A Nov. 4 WorldNetDaily article states that because of "high-paying government jobs and billions in defense and homeland security contracts" -- which the article attacks as "Beltway bandits" -- "11 of the 25 wealthiest counties in America – including the Top 3 – are now in the Washington area." At the top of the list is "Fairfax County, Va., which last year topped $100,000 in median household income – the first U.S. county to do so – thanks to Uncle Sam awarding employers there an astonishing $13 billion in new federal contracts."
Unmentioned is the fact that WND editor Joseph Farah lives in Centreville, Va., which is located in ... Fairfax County. And we would be shocked if he wasn't beating the average county income.
(What is it about the ConWeb and high-rent areas? In addition to Farah's "fatcat" Fairfax County lifestyle, NewsMax and Christopher Ruddy are kickin' it in West Palm Beach.)
The article serves up a muddled message. It's eager to tsk-tsk that "Virginia, Maryland and D.C. grabbed a whopping 40% of the total $10.2 billion in contracts DHS awarded that year" -- a misleadingly worded claim, since it's actually companies located in those jurisdictions and not the jurisdiction itself that receives that money. Underlying all of this is the unspoken suggestion that companies who seek government business shouldn't be located near the seat of federal government -- a strange thing to suggest.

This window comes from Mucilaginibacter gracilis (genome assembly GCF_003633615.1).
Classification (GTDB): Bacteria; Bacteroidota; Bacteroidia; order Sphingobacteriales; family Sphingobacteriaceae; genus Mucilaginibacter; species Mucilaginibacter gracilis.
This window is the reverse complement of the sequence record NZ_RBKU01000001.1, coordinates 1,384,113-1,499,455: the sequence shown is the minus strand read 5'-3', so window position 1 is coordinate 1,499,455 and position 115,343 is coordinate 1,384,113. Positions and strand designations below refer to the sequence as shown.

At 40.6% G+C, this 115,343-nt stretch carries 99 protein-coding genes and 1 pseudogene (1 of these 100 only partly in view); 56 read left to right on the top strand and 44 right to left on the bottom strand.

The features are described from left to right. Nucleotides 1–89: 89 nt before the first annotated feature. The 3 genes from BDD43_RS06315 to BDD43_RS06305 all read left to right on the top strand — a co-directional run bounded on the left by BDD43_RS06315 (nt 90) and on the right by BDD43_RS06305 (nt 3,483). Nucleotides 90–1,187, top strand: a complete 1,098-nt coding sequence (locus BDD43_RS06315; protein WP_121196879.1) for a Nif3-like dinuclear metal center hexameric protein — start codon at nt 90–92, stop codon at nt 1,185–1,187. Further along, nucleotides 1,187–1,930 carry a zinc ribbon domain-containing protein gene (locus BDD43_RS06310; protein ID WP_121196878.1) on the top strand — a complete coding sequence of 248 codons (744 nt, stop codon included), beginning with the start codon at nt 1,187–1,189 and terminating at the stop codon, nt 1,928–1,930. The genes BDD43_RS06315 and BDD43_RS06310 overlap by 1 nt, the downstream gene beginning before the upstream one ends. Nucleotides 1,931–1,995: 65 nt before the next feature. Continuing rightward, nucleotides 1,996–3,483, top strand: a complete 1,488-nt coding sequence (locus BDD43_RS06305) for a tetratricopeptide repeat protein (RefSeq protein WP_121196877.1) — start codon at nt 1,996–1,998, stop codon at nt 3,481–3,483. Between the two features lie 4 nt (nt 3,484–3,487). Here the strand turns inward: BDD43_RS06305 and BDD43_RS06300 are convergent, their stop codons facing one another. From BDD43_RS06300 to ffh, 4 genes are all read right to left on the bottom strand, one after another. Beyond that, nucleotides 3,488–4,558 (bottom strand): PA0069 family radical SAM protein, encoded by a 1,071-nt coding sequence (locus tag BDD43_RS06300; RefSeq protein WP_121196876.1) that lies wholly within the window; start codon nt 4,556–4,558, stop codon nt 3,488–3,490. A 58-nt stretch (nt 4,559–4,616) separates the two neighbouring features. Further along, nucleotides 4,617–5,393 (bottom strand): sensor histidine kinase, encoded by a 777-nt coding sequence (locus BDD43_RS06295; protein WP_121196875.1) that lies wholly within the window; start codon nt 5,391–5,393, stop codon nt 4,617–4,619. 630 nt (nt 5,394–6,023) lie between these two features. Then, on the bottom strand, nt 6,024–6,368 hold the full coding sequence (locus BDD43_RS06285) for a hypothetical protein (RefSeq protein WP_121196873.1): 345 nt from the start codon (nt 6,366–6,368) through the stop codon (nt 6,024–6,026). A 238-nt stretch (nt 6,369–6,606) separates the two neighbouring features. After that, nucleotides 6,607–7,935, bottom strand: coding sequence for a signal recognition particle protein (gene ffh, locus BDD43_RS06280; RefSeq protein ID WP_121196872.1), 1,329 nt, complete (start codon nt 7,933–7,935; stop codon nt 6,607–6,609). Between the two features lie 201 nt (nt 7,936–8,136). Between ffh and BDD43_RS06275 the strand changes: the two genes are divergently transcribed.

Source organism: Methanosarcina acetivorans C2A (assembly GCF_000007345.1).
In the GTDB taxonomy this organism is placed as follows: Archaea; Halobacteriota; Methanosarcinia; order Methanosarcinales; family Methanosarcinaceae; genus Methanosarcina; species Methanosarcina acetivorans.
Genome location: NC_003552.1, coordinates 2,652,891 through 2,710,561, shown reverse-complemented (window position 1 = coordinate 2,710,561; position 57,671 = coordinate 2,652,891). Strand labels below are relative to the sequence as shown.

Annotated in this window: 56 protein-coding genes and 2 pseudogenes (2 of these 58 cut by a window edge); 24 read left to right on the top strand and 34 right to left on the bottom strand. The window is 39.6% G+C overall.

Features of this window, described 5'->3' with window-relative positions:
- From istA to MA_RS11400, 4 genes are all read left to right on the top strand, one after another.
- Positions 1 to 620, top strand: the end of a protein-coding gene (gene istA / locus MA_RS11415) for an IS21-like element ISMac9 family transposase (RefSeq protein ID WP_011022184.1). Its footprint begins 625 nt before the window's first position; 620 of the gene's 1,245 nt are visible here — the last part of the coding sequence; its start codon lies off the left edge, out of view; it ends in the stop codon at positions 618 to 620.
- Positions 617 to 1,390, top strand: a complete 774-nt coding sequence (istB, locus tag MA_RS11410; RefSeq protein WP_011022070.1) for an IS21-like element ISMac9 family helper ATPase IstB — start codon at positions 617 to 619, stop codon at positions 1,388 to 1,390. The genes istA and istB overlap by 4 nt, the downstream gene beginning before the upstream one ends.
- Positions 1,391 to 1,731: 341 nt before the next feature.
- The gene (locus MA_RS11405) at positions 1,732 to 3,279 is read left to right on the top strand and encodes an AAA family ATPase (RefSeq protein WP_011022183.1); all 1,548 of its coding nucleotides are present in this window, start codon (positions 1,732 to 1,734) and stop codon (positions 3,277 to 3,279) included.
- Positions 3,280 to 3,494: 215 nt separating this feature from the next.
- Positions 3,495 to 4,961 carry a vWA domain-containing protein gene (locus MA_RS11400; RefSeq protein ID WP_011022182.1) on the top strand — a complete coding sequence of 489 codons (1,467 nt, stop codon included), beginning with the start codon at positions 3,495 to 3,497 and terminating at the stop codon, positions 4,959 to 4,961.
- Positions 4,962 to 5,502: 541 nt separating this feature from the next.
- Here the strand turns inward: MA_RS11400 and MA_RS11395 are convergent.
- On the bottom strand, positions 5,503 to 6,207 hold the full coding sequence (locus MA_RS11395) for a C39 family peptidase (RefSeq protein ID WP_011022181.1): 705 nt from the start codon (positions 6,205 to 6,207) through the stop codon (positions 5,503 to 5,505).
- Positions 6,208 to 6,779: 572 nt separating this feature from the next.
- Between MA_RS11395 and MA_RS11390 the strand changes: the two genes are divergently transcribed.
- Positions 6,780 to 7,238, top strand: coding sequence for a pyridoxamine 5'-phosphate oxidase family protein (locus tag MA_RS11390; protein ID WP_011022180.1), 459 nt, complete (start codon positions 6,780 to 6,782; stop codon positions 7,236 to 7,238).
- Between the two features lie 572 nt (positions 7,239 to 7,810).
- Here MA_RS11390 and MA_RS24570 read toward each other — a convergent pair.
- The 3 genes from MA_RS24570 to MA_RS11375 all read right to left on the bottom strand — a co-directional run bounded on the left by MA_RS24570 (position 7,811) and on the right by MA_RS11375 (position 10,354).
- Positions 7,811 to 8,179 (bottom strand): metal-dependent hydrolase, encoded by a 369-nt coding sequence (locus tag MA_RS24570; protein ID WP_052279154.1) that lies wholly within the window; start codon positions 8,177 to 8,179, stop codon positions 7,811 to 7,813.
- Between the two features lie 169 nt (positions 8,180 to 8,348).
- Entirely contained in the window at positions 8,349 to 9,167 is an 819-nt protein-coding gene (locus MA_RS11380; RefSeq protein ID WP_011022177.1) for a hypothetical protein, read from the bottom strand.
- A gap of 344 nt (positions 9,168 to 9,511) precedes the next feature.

Again, the poster child for this is Farah. When he moved from Oregon to Washington in 2002, he stated his reason for doing so: "Now, as our business grows, we feel the time is right to become more visible – to take advantage of the opportunities to appear on television, to network with other like-minded colleagues, to make travel more feasible."
In other words, he's no different from the companies seeking government contracts who have located in the Washington area to take advantage of opportunities, to network with other like-minded colleagues, to make travel more feasible. We thought that was a good thing for Americans to aspire to do.
If it's good enough for Farah, why isn't it good enough for the so-called "Beltway bandits"?